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Linear mapping

From Simple English Wikipedia, the free encyclopedia
Mirroring along an axis is an example of a linear mapping

In mathematics (particularly in linear algebra), a linear mapping (or linear transformation) is a mapping f between vector spaces that preserves addition and scalar multiplication.[1][2][3]

Definition[change | change source]

Let V and W be vector spaces over the same field K. A function f: VW is said to be a linear mapping if for any two vectors x and y in V and any scalar (number) α in K, the following two conditions are satisfied:

Sometimes, a linear mapping is called a linear function.[4] However, in basic mathematics, a linear function means a function whose graph is a line. The set of all linear mappings from the vector space V to vector space W can be written as .[5]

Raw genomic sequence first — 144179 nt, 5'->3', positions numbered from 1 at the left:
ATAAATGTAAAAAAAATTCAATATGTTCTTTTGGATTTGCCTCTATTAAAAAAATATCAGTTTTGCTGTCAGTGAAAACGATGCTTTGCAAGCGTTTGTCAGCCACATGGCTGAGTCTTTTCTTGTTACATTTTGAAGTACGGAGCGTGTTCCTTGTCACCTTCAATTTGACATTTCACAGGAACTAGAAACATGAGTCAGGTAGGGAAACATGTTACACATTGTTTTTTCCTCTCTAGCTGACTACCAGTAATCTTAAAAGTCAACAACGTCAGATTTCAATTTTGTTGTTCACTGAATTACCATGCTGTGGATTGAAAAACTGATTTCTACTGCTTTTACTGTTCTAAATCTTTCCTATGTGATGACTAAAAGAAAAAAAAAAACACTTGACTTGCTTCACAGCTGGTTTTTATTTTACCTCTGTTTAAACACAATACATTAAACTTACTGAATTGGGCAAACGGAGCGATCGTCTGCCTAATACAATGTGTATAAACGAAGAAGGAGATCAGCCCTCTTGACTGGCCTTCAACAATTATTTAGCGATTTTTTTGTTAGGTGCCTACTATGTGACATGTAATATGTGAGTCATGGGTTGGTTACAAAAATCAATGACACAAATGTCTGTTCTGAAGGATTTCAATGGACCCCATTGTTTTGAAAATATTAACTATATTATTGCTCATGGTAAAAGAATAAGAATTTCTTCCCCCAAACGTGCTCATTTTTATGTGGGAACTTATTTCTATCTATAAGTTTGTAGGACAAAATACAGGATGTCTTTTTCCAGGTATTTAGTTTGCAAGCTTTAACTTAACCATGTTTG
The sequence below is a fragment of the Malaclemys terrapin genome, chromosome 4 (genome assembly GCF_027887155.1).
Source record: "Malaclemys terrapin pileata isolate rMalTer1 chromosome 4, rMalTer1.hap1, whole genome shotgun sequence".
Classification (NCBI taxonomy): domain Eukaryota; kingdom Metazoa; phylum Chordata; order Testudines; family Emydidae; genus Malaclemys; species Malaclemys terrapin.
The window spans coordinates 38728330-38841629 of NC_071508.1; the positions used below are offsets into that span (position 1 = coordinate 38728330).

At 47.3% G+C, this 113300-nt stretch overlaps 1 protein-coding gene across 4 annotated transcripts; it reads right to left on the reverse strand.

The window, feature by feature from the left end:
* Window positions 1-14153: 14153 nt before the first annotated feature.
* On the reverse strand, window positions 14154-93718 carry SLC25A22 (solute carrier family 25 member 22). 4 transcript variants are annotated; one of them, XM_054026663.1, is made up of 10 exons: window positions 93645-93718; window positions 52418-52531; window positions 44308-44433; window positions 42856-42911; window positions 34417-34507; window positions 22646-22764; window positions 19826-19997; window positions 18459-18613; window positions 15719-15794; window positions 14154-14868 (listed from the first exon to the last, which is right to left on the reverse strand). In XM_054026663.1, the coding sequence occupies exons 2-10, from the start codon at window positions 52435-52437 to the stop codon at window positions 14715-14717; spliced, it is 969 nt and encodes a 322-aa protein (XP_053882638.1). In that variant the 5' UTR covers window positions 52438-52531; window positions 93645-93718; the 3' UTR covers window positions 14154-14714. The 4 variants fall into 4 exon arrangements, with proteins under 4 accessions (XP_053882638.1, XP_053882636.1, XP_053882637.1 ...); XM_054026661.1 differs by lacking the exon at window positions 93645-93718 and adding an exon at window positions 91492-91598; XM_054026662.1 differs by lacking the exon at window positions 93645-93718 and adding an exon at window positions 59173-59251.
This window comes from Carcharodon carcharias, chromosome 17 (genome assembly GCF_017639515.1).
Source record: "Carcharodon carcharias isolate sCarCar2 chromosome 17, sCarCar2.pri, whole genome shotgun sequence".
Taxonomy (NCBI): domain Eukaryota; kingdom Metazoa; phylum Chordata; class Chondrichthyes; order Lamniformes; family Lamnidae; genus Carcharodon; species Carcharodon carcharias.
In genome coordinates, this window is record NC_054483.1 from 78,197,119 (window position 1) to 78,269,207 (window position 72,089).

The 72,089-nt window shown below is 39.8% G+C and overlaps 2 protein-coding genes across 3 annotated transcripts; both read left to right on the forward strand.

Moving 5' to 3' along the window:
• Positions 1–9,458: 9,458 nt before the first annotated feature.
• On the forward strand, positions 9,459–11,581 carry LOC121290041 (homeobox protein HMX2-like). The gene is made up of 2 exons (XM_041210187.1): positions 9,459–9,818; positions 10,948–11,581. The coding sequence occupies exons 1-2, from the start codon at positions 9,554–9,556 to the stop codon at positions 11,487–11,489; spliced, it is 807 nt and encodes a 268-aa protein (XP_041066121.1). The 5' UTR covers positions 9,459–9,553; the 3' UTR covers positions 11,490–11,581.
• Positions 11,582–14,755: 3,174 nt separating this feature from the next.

Related pages[change | change source]

References[change | change source]

  1. Lang, Serge (1987). Linear algebra. New York: Springer-Verlag. p. 51. ISBN 9780387964126.
  2. Lax, Peter (2007). Linear Algebra and Its Applications, 2nd ed. Wiley. p. 19. ISBN 978-0-471-75156-4. (in English)
  3. Tanton, James (2005). Encyclopedia of Mathematics, Linear Transformation. Facts on File, New York. p. 316. ISBN 0-8160-5124-0. (in English)
  4. Sloughter, Dan (2001). "The Calculus of Functions of Several Variables, Linear and Affine Functions" (PDF). Retrieved 1 February 2014.
  5. "Comprehensive List of Algebra Symbols". Math Vault. 2020-03-25. Retrieved 2020-10-12.